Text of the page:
Lowering the Barr
Conservatives debate the Patriotic Act.
7:35 PM, Sep 1, 2004 • By MATTHEW CONTINETTI
Our rights are being infringed, Barr said. And "no matter how much our rights are being infringed," no one "in Washington would ever admit they are doing so."
"The government justifies its gathering of evidence based on absolutely no evidence that these people have done anything wrong," Barr continued. However, when asked, Barr didn't cite any specific instances of abuse or fraud committed under the Patriot Act. In fact, at one point he said it is hard for him to cite any. It was difficult for the legislation's critics to provide specific examples of abuse, he explained, because much of the Patriot Act operates in secret.
Barr isn't alone. He's the voice of a small, but extremely vocal, coalition of conservatives and Republicans who oppose the Patriot Act, among them David Keene, who runs the American Conservative Union, and Grover Norquist, the anti-tax activist.
Norquist was at the panel, too. His problem isn't so much with the legislation, which he says should be reevaluated and "sunsetted." His problem is with potential abuses of power. It's not enough to simply trust the government to do the right thing, Norquist said. "I think Bill and Hillary Clinton deliberately abused power."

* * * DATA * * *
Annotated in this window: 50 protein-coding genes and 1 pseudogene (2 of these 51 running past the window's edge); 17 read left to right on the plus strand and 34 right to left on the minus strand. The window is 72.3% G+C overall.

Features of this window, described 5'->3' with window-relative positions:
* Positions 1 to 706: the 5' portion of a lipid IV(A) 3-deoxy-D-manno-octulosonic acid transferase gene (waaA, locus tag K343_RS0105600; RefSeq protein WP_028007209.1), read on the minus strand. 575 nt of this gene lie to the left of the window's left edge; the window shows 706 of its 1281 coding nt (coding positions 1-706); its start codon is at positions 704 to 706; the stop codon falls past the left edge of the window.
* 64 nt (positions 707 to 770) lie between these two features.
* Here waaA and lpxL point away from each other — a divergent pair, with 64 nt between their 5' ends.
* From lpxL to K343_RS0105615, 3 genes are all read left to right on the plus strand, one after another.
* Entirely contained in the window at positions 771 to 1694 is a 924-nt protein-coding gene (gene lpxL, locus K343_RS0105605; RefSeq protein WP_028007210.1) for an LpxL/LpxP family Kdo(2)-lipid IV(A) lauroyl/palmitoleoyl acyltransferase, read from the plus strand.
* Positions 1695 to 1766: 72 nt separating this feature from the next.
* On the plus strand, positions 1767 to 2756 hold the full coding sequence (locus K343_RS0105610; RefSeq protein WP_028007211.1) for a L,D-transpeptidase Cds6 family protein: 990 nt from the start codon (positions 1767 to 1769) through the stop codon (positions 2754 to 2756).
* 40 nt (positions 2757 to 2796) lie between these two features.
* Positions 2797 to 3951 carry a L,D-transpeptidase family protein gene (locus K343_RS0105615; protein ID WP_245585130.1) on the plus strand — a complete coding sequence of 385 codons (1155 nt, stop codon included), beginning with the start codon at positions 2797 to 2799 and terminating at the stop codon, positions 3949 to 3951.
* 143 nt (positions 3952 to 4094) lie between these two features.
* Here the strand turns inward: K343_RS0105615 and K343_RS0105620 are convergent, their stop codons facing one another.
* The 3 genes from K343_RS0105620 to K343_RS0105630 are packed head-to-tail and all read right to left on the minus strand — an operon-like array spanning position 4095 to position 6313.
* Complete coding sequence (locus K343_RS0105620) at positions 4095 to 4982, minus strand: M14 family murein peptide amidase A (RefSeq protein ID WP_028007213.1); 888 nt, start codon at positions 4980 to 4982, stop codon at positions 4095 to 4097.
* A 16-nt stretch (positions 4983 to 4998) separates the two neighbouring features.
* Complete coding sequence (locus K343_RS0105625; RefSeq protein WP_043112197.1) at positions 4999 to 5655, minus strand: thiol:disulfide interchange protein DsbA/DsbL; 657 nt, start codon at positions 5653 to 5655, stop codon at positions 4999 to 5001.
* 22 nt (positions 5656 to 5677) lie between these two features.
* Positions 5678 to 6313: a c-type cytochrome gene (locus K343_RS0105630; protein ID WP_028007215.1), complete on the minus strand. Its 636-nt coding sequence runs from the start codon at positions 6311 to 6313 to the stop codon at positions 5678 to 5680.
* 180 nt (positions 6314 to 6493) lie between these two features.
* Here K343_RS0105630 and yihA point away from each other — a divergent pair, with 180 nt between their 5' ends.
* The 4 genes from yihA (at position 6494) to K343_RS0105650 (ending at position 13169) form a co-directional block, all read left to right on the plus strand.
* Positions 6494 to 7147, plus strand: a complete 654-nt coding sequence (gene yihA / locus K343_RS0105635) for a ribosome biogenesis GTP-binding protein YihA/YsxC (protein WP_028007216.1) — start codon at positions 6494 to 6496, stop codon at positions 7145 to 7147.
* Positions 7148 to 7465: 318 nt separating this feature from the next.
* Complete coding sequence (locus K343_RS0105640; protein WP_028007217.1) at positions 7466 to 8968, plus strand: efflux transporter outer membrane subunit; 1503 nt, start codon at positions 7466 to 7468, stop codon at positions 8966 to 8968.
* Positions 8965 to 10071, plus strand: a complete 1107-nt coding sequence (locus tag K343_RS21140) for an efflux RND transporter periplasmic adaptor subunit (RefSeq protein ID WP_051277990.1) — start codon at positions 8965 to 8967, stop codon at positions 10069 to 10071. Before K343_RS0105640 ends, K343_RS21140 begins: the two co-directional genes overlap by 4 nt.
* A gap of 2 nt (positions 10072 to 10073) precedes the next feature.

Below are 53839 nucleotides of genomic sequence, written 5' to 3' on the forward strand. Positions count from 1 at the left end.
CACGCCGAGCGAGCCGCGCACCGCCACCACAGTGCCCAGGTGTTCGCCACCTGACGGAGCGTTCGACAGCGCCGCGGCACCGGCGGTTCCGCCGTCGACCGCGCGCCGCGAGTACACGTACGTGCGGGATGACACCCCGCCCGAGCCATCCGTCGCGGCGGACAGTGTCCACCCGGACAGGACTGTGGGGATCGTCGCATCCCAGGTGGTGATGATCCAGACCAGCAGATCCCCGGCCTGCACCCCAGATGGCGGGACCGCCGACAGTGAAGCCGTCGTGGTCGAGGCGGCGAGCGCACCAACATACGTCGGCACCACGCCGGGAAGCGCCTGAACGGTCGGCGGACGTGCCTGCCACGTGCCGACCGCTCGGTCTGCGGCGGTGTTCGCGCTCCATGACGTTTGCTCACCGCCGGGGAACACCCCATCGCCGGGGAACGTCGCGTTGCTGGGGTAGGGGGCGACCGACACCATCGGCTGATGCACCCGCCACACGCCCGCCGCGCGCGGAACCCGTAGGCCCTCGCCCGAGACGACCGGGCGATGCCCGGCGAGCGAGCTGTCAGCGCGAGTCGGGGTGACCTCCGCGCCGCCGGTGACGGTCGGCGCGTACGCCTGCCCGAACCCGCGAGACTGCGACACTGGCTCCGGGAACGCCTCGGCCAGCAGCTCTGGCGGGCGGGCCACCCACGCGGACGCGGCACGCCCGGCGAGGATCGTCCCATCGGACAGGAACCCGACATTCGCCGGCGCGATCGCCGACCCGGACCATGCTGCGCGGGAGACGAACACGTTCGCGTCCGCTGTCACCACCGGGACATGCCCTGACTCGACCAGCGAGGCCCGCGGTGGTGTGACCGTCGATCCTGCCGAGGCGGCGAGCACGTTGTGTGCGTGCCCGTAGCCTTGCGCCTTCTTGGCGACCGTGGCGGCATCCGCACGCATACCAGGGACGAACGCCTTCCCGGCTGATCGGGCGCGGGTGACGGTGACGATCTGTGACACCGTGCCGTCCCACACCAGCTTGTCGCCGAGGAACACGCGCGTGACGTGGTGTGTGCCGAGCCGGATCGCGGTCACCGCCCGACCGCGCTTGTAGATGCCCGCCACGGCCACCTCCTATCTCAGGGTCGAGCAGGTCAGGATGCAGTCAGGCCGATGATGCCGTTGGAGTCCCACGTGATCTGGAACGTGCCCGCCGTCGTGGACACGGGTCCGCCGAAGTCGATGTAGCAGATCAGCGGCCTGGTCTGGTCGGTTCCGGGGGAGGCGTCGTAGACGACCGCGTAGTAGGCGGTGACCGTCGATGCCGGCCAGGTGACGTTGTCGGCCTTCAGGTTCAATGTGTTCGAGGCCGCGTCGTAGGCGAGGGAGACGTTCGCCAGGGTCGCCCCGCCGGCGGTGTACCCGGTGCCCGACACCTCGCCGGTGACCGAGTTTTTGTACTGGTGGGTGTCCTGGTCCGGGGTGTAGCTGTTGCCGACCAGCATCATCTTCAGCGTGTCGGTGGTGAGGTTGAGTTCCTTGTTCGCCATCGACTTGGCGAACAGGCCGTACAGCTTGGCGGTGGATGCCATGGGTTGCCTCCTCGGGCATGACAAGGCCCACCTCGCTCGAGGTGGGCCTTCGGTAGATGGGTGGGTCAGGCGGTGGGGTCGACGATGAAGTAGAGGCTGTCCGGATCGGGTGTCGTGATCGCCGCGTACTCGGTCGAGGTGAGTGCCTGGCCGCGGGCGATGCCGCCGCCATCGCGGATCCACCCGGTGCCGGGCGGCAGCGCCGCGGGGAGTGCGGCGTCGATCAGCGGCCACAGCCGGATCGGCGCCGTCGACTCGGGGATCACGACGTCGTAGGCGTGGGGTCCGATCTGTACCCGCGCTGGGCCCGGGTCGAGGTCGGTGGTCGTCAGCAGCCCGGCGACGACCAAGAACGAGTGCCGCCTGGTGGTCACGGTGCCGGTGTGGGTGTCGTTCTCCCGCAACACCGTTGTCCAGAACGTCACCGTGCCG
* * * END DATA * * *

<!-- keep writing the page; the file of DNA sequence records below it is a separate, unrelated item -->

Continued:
That Norquist and Barr are in the minority is a sign of the extent to which the Republican party under George Bush has embraced government power. At Thursday's panel, the pro-Patriot Act side of the debate was represented by Barbara Comstock, attorney general John Ashcroft's former chief of public affairs, and David Aufhauser, former chief counsel for the Department of Treasury. Comstock pointed out that there are provisions in the Patriot Act which stipulate the Department of Justice's Inspector General must disclose reported abuses every six months.
This doesn't placate Barr. He said the rights of Americans are endangered, specifically "the right to travel." Barr is not against only the Patriot Act. He is against airline passenger screening systems as well. "The government has no right to tell us that we need its permission to travel," he said.